Monday, January 17, 2011

Return of the Pastor

 After being a fulltime pastor for over thirty years, I took some time off to catch my breath and get my bearings. To tell the truth, I had gotten lost in the job.

Just yesterday I was telling my wife that I had given my heart to my last church, and somehow I lost my heart. The emotions swirling around the position of pastor, especially when denominational politics got involved, was more than I could take. I needed to step back for a while.

After 1½ years of true sabbatical, I am returning to fulltime ministry next month. I have already had a foretaste of it before I step foot on my parish turf. I am already a part of the joys and sorrows of my new congregation via telephone, Facebook, and email.

In his book, “Why Christianity Must Change or Die: A Bishop Speaks to Believers In Exile,” John Shelby Spong reflects on what it meant for him to go through the stages of professional Christian ministry – to be a university student, a seminary student, a pastor, and then a bishop. Regarding being a pastor he writes:

“One who has not walked in the shoes of the ordained pastor will never understand what it means to be wrapped in the images of antiquity, to be related to by others out of experience that you did not shape, to be loved and trusted far beyond any deserving on your part, and to be hated and feared beyond any cause to which you have contributed. People invest their lives in their designated spiritual leader, and the responsibility is awesome.”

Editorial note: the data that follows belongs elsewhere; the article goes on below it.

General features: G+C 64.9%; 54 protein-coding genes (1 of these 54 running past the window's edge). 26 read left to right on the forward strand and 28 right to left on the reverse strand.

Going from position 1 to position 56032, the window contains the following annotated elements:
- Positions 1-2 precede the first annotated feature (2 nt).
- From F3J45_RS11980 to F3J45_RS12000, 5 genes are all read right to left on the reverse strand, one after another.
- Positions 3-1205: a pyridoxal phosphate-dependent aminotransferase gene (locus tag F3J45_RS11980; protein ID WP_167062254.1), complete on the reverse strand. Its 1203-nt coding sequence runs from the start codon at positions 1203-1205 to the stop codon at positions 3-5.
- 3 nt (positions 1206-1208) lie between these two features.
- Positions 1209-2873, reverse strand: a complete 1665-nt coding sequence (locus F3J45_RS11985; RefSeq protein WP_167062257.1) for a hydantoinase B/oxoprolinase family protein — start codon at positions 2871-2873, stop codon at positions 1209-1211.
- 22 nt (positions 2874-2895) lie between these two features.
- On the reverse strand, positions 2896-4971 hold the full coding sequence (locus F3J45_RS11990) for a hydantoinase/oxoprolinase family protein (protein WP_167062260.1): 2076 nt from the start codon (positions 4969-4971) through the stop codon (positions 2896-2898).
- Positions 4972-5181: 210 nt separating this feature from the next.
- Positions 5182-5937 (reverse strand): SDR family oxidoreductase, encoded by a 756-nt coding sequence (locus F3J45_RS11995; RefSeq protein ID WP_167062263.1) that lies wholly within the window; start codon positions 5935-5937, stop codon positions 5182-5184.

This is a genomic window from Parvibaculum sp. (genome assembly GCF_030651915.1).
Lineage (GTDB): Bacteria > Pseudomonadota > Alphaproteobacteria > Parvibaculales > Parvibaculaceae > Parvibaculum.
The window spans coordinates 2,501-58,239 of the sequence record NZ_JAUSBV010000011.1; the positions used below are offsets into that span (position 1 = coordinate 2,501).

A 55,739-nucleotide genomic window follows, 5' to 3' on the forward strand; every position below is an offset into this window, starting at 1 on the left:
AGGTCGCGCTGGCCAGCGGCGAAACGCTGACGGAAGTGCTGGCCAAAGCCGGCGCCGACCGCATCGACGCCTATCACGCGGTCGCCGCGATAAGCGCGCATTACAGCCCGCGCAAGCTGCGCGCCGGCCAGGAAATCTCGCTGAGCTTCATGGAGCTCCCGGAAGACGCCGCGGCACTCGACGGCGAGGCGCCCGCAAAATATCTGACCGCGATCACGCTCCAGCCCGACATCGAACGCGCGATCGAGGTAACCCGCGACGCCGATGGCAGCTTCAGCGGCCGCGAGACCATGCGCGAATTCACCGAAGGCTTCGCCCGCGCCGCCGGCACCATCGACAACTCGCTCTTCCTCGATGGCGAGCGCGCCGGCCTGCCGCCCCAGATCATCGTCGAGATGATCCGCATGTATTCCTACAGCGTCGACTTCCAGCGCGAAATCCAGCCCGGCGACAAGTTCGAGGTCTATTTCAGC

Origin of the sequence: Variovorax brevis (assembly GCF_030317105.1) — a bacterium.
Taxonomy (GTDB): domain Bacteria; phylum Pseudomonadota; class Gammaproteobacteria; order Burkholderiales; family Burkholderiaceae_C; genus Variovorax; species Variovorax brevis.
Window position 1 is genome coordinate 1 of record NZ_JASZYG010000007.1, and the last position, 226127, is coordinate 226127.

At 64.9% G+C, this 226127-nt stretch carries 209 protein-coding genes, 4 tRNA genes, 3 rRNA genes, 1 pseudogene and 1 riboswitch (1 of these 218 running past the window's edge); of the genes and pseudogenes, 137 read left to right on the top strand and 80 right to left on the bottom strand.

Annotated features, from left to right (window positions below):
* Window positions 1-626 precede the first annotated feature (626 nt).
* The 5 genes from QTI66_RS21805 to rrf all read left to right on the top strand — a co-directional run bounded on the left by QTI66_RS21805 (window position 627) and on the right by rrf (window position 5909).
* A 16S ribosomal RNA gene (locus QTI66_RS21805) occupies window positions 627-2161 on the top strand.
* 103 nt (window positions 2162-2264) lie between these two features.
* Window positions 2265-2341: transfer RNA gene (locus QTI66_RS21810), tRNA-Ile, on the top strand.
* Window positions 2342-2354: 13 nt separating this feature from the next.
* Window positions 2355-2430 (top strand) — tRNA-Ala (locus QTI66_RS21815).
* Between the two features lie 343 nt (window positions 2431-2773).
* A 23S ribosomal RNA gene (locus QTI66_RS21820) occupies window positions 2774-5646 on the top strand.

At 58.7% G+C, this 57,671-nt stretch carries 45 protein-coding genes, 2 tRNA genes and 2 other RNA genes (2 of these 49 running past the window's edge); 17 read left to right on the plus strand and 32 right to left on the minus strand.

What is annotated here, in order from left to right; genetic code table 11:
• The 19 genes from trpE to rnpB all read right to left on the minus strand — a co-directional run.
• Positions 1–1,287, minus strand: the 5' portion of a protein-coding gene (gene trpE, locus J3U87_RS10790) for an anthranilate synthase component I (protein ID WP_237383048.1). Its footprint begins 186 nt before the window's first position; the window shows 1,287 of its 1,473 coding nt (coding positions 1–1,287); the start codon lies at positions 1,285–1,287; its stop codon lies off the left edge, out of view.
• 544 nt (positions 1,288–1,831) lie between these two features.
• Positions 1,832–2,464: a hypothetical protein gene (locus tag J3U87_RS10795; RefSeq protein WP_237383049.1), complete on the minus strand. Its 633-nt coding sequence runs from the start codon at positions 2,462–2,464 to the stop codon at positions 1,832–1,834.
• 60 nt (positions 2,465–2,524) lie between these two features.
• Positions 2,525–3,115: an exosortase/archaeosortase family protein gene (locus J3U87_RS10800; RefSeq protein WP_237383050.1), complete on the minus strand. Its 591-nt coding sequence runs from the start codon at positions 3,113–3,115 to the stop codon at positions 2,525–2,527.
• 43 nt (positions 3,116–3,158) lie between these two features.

Bishop Spong describes the experience of being a pastor well. It is a whirlwind of images and expectations over which the pastor has no control. It is certainly true that no one but a pastor can understand the pastor’s life … except the pastor’s spouse!

When you are a pastor you are not yourself. You are the projection of all the ideas and emotions that people have about clergy and church – both good and bad. Seldom do people really see you. They see who they think you are or who they want you to be. The danger is that you begin to see yourself the way that others see you.

In speaking about his role as a bishop, Spong goes on to say: “I discovered that I lived inside God-sized expectations that I could never fulfill, and simultaneously I recognized that no one else could deal with those realities but me….”

This reminds me of the plaque that a pastor got from his congregation for “Pastor Appreciation Month.” It read “Pastor: The reason that you mean so much to me is that when I look at you, it is Jesus whom I see.” After worship a little girl once shyly stared at me at the church steps and asked her mom, “Is that God?” Just for the record, I’m not God; I’m not even Jesus.

For more than a year, I have simply been me – sitting in a pew, preaching occasionally, writing a lot – enjoying being a husband, father, grandfather and friend. Soon I will be a pastor again. 

This time I will try to remember who I am. Not the reflection I see in the faces of my parishioners, but the reflection I see in the depths of prayer. Just a sinful man, a wounded healer, trying to fulfill his God-given ministry the best I can.

1 comment:

Don said...

Thank You for this post, Spong nailed it.